The Ministry of Information announced on 25 September a package of measures designed to control bloggers, informal organizations, and Internet-only newssites, which comes on the heels of recent measures aimed at setting up Internet police and otherwise intimidating people into self-censorship -- sometimes with the help of foreign tech companies.
Registered media outlets are already covered by existing regulations. The new measures center on on-line journalists who are not part of a previously licensed organization but must now register. These include not only individual bloggers, journalists, or others distributing news by e-mail, but also unofficial labor, social, and environmental groups, which have been instrumental in publicizing mining accidents, land seizures, riots, and other topics considered too delicate for the official media (see Frustrated Citizens Take To The Streets, and Dying In The Mines).
The new rules aim to promote the dissemination of "healthy and civilized news." They state that "online news service units should...serve the people, uphold the correct leadership of public opinion, and protect the interests of the nation and public." According to the official Xinhua news agency, one may post only information "that is beneficial to the improvement of the quality of the nation, beneficial to its economic development, and conducive to social progress."
Websites and portals must now "give priority" to news and opinion material that have already appeared in the state-run print media. This seemingly puts a stop not only to free-wheeling, opinion-driven blogging but also to the use of the Internet to break and develop news stories that the official media have not reported. The "Los Angeles Times" observed on 27 September that the new rules could be interpreted broadly enough to enable the authorities to punish anyone who sends friends an e-mail describing a local riot.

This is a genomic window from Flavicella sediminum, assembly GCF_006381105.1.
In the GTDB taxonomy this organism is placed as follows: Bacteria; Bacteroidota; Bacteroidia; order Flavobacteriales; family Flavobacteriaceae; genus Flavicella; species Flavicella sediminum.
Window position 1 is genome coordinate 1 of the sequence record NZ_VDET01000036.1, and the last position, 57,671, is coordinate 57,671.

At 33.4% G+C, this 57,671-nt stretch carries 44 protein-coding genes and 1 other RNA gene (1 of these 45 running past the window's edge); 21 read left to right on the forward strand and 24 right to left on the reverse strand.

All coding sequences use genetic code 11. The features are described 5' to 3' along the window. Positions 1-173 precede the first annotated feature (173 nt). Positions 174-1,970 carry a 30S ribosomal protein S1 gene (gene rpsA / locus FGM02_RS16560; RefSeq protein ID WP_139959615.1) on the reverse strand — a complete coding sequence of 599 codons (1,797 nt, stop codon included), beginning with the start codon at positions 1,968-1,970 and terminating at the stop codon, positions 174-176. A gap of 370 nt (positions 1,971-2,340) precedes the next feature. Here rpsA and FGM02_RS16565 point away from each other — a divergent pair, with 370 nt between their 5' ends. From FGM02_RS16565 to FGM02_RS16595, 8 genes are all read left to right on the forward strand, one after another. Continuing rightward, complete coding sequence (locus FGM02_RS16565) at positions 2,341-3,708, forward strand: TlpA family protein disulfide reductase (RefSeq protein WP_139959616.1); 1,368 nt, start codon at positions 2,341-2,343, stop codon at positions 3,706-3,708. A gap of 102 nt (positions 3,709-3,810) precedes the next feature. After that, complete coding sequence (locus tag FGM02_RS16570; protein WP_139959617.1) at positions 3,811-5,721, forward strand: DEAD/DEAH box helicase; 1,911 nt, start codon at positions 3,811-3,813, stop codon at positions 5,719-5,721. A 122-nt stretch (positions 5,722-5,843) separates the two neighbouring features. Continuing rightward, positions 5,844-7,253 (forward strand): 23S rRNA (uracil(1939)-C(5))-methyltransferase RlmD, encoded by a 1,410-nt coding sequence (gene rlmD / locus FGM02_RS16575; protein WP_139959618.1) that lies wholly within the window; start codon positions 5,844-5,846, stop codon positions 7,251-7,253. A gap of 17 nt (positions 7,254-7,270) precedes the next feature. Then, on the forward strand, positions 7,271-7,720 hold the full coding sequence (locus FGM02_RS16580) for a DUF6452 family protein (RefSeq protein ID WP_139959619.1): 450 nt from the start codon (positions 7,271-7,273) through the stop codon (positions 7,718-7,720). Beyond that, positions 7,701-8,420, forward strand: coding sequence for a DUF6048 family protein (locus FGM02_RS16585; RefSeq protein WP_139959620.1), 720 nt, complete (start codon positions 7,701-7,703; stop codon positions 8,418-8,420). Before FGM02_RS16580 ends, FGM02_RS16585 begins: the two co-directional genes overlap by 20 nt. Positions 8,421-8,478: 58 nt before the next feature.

As with previous regulations aimed at licensed journalistic organizations, the new measures also prohibit things like pornography, on-line gambling, and disseminating news of illegal gatherings, riots, or unofficial groups like Falungong, which are determined to "disturb the public order." Those found guilty of violating the regulations can be fined up to $3,700 and face a shutdown of their operation.
Had the new regulations come into force one year ago, it would have been difficult to organize the anti-Japanese demonstrations that took place in several cities this past spring. The new rules might also have prevented the rapid spread of news of mining disasters or discouraged the networking going on involving peasants, NGOs, journalists, and lawyers who are opposed to land seizures.
Some U.S. and British media have reported that the new measures are part of a campaign dubbed the "smokeless war" against "liberal elements" that CCP Chairman Hu Jintao announced at a secret party meeting in May. If the moves to control the Internet, including the bloggers, do indeed reflect the policies of the top leadership, then they are unlikely to be reversed any time soon.
The question arises as to how the CCP can maintain such control in the midst of a booming economy that requires a free flow of information. Will it be possible for China to effectively utilize the Internet while the authorities restrict its use and try to thwart the networking that is a basic part of its capability?